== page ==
How much will the commercial real estate market’s decline hurt the banking industry? How much will the commercial real estate market’s decline hurt the banking industry?

New Boston Fed study finds smaller banks likely will feel less pain than larger lenders New Boston Fed study finds smaller banks likely will feel less pain than larger lenders

March 4, 2024

Concerns about a pandemic-induced weakening of the commercial real estate market are warranted, according to a recently released working paper coauthored by Federal Reserve Bank of Boston senior economist J. Christina Wang. However, the paper finds that the commercial real estate (or CRE) market’s decline will have a greater effect on certain types of commercial properties and therefore may not hurt smaller banks as much as bigger banks and nonbank lenders specializing in large loans.

In “Lease Expirations and CRE Property Performance,” Wang and her coauthor, Federal Reserve Board of Governors principal economist David Glancy, find that as their leases expire, office buildings in central business districts – areas where onsite work has declined substantially – will likely have more trouble than other CRE properties retaining tenants or attracting new ones at current or higher rents. Vacancies and lower rents will cause a decline in the income that these properties produce for their owners.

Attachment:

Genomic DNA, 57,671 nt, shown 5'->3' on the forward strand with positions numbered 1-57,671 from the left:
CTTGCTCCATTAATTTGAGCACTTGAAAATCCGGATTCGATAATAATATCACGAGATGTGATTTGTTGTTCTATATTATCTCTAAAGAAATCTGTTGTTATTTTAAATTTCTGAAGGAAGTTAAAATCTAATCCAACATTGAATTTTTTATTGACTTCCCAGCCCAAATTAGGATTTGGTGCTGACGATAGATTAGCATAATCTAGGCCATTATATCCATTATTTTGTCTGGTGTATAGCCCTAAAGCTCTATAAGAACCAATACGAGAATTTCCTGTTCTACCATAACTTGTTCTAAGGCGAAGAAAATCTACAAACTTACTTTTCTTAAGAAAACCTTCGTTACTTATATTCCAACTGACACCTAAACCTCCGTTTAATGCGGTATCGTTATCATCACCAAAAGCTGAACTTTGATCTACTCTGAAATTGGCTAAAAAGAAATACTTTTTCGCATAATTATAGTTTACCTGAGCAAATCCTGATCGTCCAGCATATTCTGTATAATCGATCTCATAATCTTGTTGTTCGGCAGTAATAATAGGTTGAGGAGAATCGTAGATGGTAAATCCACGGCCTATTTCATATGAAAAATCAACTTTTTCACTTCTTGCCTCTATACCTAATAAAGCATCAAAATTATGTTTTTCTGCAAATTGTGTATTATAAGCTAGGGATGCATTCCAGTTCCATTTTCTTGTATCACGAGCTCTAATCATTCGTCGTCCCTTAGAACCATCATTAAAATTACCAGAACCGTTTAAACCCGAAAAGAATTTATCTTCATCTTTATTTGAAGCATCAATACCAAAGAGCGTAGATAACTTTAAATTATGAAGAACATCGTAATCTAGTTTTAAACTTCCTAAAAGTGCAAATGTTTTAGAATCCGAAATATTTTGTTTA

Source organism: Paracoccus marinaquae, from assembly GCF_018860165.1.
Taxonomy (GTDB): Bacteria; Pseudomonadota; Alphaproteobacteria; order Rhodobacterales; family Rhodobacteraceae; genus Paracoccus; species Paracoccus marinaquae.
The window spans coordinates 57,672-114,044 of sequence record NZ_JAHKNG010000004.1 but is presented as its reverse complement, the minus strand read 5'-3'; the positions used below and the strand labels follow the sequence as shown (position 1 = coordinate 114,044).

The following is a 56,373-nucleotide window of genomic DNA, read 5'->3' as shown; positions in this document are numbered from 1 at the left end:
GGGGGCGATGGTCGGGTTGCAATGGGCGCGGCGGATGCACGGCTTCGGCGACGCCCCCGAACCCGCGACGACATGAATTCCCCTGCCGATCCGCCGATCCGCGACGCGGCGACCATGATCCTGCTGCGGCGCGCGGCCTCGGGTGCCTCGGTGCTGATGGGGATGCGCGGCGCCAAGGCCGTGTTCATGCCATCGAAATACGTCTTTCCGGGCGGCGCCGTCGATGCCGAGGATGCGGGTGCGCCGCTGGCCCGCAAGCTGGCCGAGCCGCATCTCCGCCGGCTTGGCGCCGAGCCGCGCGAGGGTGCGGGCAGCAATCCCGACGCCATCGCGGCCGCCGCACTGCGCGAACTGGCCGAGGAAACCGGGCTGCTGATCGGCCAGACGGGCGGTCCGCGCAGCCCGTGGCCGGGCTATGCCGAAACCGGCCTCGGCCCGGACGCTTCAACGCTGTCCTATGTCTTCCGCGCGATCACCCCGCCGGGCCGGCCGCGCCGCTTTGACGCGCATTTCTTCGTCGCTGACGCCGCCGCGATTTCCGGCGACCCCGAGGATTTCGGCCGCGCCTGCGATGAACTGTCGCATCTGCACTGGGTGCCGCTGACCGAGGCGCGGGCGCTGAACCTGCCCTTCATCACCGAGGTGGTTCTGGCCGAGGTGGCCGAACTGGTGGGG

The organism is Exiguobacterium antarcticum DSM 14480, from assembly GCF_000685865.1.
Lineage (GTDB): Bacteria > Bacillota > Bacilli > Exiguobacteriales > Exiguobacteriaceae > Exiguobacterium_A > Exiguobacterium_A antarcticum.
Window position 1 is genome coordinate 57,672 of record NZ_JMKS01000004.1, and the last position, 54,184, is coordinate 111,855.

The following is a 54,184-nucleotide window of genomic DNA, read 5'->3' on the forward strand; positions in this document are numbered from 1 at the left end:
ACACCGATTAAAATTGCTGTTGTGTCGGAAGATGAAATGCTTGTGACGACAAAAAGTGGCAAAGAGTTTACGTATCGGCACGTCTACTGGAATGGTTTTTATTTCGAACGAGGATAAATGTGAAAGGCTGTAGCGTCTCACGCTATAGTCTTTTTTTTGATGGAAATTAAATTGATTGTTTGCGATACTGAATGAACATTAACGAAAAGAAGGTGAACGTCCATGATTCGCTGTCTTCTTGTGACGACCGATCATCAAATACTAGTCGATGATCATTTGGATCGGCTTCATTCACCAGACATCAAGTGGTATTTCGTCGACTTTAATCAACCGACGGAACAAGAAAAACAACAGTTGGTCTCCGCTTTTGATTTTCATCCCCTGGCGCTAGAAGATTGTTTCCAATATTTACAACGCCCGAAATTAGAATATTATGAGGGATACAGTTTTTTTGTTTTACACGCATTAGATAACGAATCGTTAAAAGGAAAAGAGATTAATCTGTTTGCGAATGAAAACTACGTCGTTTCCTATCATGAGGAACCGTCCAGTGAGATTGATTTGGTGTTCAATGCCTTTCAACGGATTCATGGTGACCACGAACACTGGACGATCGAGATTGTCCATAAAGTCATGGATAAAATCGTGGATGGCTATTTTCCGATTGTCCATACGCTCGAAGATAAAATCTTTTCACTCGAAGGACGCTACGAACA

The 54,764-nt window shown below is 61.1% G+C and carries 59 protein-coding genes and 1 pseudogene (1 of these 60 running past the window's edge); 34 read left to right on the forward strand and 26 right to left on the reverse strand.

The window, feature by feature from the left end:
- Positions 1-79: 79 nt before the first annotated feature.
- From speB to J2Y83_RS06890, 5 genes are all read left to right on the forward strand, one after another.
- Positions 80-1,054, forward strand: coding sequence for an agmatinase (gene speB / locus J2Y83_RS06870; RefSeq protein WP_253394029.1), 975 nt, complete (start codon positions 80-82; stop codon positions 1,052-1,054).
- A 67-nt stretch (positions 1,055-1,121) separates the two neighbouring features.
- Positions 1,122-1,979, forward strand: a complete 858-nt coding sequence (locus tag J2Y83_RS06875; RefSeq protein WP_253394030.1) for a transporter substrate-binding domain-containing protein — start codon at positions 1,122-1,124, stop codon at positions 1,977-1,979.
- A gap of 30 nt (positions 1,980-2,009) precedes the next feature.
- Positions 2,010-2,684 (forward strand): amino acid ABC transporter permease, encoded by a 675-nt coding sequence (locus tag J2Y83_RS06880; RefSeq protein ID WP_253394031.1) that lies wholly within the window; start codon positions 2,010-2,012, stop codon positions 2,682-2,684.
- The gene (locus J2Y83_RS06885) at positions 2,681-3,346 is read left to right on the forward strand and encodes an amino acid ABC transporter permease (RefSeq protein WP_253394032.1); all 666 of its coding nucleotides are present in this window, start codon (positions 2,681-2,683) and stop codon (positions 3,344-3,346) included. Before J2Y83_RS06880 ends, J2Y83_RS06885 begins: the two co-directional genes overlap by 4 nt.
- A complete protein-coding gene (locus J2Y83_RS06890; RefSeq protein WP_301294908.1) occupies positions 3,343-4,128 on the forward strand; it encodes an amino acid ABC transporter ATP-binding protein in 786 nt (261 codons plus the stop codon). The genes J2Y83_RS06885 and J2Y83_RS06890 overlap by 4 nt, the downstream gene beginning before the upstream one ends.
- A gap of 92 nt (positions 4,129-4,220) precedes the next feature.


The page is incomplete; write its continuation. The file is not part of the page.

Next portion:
The market’s slide will hurt the banking industry through banks’ CRE lending. Property owners that lose income when their office leases expire could default or, due partly to higher interest rates, fail to refinance when their loans mature and the loan principal becomes due. (CRE lending typically involves balloon-type loans, where the bulk of the principal is due at maturity.)

“While the CRE market as a whole has remained relatively resilient since the COVID-19 outbreak, there are segments for which the outcomes of lease expirations point toward serious stresses that are likely to contribute to loan losses in coming years,” Wang and Glancy write.

They note, however, a larger share of smaller banks’ CRE lending involves properties outside central business districts, where the market for office space has remained relatively stable, likely because there has been less of a shift to remote work.